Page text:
By Taylor Luck

AMMAN – The government is set to receive bids for the country’s first wind farm next month, as energy officials attempt to revive the Kingdom’s drive for renewable energy.

According to Minister of Energy and Mineral Resources Khaled Toukan, eight shortlisted international firms are to submit bids in July for the planned Fujeij project – a 90-megawatt (MW) wind farm slated for the southern region.

The project, which has faced minor delays since its initial tendering in 2010, would instantly become the largest renewable energy project in the Kingdom.

Jordan has received interest in the project from energy giants including GDF Suez, South Korean Daewoo International and the UAE-based AES, among others.

Energy officials in Amman are facing pressure to meet Jordan’s national energy strategy, under which renewable sources are to account for 10 per cent of the Kingdom’s domestic energy mix by the end of the decade.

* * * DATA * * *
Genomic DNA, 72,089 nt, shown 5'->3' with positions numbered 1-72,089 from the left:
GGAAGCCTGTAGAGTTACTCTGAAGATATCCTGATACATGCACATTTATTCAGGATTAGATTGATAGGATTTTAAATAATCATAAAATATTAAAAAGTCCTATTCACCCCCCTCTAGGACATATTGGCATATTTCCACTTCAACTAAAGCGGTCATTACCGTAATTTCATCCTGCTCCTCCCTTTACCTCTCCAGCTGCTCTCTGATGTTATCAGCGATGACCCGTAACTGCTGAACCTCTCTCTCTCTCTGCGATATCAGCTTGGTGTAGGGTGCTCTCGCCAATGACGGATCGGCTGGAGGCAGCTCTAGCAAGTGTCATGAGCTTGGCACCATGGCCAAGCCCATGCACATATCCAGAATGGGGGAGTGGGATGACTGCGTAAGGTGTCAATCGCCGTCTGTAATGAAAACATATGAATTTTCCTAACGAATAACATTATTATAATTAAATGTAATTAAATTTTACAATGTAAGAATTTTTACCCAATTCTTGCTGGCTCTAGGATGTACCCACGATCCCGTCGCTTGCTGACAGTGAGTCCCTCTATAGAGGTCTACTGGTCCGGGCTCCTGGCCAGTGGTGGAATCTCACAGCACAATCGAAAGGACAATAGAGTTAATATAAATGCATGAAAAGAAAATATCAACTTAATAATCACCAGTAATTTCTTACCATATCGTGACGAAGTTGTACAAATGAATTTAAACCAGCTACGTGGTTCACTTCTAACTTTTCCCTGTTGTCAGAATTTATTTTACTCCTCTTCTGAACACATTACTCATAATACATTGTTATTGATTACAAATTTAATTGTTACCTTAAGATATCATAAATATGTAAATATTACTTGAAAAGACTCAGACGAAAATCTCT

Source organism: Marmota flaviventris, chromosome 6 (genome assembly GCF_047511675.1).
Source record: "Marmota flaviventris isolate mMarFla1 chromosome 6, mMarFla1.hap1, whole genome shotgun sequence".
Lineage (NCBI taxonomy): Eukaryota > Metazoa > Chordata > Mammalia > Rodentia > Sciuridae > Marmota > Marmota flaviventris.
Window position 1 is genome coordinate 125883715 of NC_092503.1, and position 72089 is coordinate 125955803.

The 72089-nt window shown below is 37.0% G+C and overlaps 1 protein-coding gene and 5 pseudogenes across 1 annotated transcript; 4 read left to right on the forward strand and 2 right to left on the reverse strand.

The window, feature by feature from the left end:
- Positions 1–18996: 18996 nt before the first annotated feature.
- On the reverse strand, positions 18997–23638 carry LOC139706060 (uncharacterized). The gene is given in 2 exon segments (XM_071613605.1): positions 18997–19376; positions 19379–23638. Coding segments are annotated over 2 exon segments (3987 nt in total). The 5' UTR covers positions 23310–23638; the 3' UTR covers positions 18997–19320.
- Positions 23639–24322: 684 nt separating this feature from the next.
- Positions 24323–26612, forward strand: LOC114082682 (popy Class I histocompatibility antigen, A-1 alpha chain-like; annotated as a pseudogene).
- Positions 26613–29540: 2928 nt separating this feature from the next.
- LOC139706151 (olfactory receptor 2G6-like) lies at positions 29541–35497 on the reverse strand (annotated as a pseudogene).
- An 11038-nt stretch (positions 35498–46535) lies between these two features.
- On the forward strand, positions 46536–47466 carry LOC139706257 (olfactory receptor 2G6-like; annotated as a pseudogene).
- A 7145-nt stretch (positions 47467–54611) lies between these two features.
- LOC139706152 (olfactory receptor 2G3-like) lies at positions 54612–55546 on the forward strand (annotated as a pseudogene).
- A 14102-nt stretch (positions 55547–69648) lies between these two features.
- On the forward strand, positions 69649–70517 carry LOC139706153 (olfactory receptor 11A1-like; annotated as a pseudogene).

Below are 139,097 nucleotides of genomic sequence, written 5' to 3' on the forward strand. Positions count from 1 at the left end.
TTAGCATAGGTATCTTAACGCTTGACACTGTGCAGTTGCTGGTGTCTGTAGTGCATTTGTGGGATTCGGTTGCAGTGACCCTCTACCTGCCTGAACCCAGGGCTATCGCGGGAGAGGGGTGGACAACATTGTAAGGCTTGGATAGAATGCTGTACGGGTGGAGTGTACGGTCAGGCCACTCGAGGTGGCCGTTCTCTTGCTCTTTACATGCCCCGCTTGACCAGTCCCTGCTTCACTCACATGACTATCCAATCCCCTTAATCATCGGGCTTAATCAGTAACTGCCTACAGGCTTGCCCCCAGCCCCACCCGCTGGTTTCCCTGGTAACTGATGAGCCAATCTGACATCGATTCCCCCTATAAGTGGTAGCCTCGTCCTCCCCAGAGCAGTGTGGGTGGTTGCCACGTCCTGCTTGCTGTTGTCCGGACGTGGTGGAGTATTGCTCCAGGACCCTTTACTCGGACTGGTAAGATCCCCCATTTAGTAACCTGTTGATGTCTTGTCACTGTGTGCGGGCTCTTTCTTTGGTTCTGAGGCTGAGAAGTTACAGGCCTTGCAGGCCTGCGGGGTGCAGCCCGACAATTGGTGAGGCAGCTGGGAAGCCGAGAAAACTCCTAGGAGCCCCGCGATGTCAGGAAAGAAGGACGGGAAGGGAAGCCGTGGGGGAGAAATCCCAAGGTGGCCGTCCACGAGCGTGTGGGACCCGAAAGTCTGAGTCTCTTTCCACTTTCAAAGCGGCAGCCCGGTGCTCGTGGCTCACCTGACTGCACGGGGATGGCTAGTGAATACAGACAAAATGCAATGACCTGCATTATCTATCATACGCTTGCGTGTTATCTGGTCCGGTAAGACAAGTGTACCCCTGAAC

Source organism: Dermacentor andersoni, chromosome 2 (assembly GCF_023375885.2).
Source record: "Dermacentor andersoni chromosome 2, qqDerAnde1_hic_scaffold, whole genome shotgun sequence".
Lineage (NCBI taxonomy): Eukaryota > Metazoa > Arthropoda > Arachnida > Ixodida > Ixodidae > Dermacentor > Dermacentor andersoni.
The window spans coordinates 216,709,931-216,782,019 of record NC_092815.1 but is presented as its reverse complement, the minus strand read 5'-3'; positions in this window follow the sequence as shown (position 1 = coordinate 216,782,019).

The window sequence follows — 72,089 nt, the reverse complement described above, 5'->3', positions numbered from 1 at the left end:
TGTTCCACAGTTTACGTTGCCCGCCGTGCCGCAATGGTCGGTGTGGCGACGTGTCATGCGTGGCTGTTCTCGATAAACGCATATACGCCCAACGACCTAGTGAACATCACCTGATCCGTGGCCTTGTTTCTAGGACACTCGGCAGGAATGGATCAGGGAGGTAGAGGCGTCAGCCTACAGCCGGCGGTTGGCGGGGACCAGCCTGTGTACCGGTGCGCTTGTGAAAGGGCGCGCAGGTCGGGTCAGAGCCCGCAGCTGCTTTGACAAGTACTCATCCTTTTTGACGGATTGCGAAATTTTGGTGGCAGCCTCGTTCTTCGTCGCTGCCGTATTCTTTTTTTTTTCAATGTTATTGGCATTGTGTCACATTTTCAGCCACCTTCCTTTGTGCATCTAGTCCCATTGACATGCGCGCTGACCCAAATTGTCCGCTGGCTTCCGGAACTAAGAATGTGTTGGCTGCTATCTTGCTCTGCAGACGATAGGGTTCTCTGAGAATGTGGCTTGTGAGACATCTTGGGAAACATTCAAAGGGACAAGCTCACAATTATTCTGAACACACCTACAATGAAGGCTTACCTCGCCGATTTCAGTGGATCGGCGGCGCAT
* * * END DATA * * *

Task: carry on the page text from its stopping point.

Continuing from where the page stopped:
Renewable energy currently accounts for less than 1 per cent of the energy mix in Jordan, which relies on energy imports for 96 per cent of its needs.

The country’s second planned wind project, a 40MW plant in Kamsheh, near Jerash, has faced a two-year delay due to a disagreement with the selected firm over electricity tariff pricing.

Environmentalists and renewable energy advocates have bemoaned the lack of progress.